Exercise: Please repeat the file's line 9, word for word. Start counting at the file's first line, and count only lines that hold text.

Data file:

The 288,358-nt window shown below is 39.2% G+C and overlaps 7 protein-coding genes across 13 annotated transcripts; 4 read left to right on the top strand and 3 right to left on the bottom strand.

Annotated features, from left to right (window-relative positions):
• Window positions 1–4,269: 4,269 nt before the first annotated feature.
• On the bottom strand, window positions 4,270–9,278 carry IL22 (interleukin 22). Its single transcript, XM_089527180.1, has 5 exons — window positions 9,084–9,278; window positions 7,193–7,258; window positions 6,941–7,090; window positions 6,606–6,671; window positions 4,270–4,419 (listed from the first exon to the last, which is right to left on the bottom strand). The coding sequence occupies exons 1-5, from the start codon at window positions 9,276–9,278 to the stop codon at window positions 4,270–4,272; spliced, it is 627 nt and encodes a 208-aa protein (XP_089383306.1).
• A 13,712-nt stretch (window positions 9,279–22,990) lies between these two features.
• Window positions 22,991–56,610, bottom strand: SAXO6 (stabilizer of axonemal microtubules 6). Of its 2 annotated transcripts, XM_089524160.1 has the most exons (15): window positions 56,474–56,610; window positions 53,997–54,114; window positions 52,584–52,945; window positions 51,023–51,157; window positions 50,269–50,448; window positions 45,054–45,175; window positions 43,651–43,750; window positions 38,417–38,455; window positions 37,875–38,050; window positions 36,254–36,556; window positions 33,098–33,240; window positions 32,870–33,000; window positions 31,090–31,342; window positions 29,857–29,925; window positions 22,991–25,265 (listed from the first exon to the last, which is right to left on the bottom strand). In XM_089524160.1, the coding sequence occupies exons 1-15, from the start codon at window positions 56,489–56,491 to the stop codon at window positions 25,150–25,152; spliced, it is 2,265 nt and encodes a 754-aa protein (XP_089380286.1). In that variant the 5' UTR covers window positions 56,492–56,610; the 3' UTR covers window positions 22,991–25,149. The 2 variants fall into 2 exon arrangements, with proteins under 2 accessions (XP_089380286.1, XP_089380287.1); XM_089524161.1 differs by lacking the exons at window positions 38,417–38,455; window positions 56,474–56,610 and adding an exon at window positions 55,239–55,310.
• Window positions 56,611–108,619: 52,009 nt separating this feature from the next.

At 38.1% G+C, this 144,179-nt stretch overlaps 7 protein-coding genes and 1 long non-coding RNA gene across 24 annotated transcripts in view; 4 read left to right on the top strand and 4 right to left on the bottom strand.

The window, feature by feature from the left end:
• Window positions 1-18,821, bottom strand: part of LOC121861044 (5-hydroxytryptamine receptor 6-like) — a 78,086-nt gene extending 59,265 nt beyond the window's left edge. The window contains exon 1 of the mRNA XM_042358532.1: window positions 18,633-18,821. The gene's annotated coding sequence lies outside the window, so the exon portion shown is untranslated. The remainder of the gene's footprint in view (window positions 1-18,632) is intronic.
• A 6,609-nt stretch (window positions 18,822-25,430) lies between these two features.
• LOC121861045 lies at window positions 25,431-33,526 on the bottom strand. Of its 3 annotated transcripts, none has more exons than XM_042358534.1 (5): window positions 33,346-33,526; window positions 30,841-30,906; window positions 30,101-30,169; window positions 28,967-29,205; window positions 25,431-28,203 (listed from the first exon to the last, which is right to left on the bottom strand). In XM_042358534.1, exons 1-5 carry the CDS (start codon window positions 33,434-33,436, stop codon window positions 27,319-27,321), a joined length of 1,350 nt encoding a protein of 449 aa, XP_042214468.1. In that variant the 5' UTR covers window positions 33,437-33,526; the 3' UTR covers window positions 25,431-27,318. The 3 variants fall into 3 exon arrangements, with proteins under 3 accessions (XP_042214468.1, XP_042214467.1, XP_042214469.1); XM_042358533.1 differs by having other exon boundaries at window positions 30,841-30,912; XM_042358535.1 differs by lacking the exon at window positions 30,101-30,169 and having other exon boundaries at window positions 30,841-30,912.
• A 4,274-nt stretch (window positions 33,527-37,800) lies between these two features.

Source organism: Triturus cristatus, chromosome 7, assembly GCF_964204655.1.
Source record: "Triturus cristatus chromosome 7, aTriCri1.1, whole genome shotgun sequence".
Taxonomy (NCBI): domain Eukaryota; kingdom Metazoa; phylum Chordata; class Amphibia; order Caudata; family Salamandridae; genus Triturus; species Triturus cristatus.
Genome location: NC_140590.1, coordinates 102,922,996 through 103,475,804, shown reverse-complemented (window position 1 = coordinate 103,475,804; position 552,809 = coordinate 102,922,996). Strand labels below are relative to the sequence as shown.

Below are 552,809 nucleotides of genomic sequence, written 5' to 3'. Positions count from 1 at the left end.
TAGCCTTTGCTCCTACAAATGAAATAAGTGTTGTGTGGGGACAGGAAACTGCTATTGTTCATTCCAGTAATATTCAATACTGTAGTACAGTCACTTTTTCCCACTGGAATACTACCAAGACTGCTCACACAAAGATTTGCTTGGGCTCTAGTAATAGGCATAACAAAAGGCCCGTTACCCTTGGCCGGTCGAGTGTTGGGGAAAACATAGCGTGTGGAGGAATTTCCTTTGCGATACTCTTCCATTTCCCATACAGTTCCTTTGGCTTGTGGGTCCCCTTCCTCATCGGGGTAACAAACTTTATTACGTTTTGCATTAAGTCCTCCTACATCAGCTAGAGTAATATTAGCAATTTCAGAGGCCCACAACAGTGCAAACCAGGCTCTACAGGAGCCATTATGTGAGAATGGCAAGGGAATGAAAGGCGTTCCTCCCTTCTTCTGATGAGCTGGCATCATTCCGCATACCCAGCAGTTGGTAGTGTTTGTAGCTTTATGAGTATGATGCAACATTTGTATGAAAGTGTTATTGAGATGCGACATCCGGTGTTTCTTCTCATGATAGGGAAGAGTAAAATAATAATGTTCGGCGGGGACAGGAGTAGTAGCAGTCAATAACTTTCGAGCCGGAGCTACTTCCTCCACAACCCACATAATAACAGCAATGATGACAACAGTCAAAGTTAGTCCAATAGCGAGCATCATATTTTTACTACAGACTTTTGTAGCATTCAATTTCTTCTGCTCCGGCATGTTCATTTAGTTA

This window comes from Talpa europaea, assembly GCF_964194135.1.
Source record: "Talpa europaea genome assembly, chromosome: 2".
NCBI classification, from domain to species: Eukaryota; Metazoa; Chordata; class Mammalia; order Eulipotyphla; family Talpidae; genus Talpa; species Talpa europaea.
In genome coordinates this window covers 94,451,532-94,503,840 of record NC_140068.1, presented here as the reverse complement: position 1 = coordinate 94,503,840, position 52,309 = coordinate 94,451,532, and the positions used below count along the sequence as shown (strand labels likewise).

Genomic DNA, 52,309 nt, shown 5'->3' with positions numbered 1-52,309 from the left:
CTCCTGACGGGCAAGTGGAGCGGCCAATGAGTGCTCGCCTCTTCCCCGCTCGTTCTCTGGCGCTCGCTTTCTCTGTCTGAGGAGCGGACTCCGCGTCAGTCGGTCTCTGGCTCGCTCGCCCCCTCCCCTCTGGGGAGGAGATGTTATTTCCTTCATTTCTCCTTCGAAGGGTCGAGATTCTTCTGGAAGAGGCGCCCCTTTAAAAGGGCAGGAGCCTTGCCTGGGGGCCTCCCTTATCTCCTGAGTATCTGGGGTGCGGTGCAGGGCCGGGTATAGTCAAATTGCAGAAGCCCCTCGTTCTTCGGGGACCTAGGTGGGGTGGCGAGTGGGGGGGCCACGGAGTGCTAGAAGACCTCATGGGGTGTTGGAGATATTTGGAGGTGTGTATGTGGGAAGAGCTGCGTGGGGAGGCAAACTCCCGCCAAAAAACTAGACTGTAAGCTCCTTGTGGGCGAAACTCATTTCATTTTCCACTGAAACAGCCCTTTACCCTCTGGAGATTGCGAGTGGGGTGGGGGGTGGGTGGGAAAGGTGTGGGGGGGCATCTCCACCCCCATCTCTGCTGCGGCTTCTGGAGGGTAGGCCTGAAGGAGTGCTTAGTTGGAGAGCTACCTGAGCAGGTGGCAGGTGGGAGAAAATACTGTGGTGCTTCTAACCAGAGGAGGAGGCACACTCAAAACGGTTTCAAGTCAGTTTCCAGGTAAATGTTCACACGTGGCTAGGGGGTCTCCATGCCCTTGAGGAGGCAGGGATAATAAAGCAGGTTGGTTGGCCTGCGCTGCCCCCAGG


The window, feature by feature from the left end: